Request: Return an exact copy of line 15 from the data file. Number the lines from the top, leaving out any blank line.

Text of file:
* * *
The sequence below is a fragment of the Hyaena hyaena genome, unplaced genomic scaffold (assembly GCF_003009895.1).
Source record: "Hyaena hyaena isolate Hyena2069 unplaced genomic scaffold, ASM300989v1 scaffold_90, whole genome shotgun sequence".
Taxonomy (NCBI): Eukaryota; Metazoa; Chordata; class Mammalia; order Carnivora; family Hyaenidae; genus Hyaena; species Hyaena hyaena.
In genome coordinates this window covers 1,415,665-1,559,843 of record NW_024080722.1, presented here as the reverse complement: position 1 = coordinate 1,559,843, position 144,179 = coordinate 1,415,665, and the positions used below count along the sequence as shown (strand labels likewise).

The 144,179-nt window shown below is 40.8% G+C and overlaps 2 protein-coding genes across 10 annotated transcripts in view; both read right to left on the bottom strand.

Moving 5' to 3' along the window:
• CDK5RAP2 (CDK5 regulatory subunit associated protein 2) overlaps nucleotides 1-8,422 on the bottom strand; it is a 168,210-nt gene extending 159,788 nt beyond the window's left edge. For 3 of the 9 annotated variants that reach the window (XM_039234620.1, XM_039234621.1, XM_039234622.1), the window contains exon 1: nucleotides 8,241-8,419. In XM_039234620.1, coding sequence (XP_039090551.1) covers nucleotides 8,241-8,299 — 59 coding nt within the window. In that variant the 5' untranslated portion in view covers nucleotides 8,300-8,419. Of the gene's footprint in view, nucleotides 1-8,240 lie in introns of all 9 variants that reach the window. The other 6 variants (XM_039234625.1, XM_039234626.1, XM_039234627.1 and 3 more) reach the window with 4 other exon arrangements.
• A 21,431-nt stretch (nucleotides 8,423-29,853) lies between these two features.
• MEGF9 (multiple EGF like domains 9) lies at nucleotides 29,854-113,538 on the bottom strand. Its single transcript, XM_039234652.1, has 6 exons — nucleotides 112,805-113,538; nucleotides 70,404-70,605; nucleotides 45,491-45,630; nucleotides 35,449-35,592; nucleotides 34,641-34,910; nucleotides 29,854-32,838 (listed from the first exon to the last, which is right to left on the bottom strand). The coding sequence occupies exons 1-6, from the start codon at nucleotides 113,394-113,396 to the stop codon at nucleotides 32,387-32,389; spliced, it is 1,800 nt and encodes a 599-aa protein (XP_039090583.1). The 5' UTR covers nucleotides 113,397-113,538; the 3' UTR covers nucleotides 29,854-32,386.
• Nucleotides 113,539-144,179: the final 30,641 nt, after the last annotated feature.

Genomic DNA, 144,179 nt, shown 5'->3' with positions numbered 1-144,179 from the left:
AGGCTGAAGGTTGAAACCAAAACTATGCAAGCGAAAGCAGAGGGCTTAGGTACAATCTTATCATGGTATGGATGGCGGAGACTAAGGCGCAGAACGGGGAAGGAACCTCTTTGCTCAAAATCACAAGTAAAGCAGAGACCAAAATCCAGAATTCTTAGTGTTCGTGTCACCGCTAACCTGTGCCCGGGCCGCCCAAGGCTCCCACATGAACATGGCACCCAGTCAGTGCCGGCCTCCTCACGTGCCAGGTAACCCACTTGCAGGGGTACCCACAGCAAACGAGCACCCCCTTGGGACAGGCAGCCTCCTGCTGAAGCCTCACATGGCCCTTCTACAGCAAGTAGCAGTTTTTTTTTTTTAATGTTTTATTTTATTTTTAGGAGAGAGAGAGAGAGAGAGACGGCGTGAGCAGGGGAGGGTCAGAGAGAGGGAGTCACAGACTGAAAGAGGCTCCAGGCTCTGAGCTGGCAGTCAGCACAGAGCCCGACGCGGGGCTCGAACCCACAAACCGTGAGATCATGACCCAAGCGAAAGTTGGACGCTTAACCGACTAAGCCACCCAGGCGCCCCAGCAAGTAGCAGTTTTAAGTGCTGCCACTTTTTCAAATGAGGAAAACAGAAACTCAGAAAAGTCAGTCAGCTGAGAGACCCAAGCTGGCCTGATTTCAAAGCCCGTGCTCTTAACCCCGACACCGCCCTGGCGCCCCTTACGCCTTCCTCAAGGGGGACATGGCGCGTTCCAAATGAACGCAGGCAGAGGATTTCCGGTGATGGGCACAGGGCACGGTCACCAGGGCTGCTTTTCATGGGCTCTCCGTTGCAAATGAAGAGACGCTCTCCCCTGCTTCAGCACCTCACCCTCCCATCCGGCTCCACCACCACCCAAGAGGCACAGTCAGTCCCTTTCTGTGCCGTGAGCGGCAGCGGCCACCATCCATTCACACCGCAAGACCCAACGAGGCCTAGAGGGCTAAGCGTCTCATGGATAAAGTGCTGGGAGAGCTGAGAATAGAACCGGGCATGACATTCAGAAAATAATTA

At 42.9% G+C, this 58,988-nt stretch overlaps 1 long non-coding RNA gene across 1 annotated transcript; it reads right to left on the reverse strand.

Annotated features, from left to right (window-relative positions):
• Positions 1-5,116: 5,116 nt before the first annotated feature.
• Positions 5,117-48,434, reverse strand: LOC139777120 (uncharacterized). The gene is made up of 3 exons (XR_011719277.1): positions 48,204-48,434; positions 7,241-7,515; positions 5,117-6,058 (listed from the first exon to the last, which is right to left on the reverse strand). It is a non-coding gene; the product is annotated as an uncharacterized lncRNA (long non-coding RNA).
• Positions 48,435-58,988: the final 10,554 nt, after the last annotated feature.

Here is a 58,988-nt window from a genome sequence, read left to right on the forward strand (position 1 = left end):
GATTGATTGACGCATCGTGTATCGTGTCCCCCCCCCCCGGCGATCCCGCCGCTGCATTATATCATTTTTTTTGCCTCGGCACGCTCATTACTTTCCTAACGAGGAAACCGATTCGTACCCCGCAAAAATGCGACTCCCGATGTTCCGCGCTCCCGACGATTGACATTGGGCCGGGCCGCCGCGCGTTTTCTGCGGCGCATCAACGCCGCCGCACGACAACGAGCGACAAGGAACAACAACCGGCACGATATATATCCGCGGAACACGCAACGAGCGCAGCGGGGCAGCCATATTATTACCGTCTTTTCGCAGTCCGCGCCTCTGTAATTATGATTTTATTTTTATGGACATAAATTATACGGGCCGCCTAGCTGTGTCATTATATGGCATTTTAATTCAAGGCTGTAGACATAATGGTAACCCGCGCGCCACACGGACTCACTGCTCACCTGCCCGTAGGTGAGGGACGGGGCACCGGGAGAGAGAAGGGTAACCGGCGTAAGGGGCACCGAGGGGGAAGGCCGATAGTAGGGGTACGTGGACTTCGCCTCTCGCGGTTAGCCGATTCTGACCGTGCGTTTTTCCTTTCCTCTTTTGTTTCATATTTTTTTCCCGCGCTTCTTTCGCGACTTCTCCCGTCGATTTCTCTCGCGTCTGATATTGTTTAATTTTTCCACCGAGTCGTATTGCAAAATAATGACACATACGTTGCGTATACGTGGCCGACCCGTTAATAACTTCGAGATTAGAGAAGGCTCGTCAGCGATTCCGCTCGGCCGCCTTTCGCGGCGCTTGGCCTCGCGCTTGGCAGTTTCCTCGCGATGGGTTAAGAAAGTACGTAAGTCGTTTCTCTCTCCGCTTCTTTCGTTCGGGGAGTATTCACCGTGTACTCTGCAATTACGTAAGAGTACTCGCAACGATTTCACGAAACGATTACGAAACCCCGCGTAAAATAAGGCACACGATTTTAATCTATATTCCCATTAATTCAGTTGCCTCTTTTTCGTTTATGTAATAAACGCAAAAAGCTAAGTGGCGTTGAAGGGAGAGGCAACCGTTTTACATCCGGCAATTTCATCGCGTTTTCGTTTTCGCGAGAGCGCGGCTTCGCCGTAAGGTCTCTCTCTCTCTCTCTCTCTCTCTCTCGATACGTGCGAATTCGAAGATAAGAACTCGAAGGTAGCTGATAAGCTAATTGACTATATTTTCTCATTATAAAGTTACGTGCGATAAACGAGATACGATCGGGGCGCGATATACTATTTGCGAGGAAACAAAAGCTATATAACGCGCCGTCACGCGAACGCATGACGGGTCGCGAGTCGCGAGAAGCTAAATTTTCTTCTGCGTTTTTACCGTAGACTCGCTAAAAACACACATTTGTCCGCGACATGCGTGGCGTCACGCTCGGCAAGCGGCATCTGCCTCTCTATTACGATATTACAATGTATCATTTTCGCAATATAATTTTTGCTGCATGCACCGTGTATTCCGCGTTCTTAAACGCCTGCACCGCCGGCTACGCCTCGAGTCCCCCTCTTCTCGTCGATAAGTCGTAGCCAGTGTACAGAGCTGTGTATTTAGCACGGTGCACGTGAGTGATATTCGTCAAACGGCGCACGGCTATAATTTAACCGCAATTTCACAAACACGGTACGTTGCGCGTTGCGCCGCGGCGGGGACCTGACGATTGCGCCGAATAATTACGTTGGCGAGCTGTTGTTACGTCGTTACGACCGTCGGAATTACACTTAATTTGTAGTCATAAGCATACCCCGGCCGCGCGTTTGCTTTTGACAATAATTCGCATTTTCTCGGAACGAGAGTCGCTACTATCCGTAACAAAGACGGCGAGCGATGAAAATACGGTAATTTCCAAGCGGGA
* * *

• Positions 1-5,116: 5,116 nt before the first annotated feature.